1. Mockingjay -Suzanne Collins
4. Page -Tamora Pierce
12. Trickster's Queen -Tamora Pierce
13. Halfway to the Grave -Jeanine Frost
14. Tortall and Other Lands -Tamora Pierce
15. The Unbecoming of Mara Dyer -Michelle Hodkin
I have mixed feelings for The Statistical Probability of Love at First Sight. I love the idea and I really really wanted to love the book. I'm intrigued by the idea of the whole thing taking place over 24 hours. I sort of want to see if I can try something similar, a convincing love story in 24 hours, it's a challenge. In some ways I could see how that limits what Smith could manage but that wasn't my issue with the book.
I loved the interactions between Hadley and Oliver. They have such a fun dynamic. Oliver's wit is great and it brightens Hadley's character in such a great way. They work together and are better written characters when they're together. Their dialogue is the best written part of the book.
This conversation is a wonderful example:
"Those are cumulus clouds. Did you know that?"
"I'm sure I should."
"They're the best ones."
"Because they look the way clouds are supposed to look, the way you draw them when you're a kid. Which is nice, you know? I mean the sun never looks the way you drew it."
"Like a wheel with spokes?"
"Exactly. And my family certainly never looked they way I drew them."
"Come on now," he says. "Give me a little credit. They had hands and feet too."
Hadley isn't this lively with anyone else. And I do understand that that is part of the point of their connection. But her casual answers are great and the conversation reads rapid-fire.
I can't say for Oliver but Hadley comes off a little flat when she is without Oliver. The flashbacks should have served to build her up in the time constraints but instead I think I know more about her mom and dad than I do about her. I shouldn't know more about secondary characters than I do about the main character.
I think the biggest issue is that both Hadley spends most of the book focusing on this tragedy of her family breaking up and Oliver has a family death. They're both stories of loss. Typically loss stories are about how loss changes people. We don't know enough about Hadley and Oliver to see how it matters so much. It is still sad but it packs far less of a punch.
I had heard this book compared to Anna and the French Kiss. If you've read any of my earliest posts you know that I love Anna. Love doesn't even really cover it. I had such high hopes for this book. But it's not on Anna's level. It doesn't have the depth and wit that Anna has. I think that killed it a bit for me.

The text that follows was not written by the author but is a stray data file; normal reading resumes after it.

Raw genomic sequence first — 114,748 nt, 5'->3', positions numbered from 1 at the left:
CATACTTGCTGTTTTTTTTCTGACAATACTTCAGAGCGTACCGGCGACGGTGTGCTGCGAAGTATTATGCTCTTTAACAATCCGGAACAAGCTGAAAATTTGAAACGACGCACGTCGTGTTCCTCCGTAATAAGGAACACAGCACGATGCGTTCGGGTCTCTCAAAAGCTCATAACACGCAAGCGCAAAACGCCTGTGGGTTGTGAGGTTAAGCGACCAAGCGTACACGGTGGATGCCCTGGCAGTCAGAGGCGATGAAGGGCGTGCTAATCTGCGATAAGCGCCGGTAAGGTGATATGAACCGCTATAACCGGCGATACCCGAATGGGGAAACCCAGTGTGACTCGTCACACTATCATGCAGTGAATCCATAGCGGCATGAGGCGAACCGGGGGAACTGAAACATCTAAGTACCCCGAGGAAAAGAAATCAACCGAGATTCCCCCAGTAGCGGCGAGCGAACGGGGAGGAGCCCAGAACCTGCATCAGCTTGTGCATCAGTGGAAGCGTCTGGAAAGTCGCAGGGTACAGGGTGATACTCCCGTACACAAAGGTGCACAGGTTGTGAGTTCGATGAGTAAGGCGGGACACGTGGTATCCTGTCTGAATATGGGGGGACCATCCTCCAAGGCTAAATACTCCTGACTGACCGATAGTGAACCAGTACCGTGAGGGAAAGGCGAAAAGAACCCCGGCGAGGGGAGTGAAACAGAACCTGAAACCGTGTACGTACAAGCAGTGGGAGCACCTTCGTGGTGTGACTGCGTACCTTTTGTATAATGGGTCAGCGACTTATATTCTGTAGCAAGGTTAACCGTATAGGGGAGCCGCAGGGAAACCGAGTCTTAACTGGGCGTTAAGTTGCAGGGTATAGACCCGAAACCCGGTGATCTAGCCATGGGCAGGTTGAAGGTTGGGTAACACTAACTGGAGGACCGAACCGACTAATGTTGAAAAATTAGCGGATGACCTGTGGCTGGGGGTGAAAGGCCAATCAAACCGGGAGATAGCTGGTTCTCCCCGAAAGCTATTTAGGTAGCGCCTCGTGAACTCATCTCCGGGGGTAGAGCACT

But I could handle the time constraints and how that forced the development if the book didn't come off so...after school special, in places. It felt way too much like everything between Hadley and her dad was suddenly okay. Hadley just suddenly realizes she doesn't want to miss anything with her dad and everyone is happy. Plus, Charlotte not really being pregnant but trying to wish it into being seemed like a cop out to avoid a time consuming confrontation. Why include that at all? (Just like, why include Oliver's ex? There was no time to explore or build on that). Hadley has plenty to dwell about anyway. They could have been another catalyst. Perhaps it is my preference to handle grief with sarcasm but the book got a little too melodramatic in places.
I think this book could have been great with just a bit more wry humor and a bit less sentimentality. Seeing some things through Oliver would have been cool. Like alternating point of views. The funeral revelation didn't come as too much of a shock. Seeing Oliver and why he didn't tell Hadley at first and what he initially thought of her would have been more dynamic.
Overall: Sort-of Epic. (Nearly just Epic)
In some ways this book reminded me a little of Amy and Roger's Epic Detour. But I think Amy and Roger was handled a little better.
Next we finish up Aly's adventure with Trickster's Queen by Tamora Pierce.
What did you guys think of The Statistical Probability of Love at First Sight?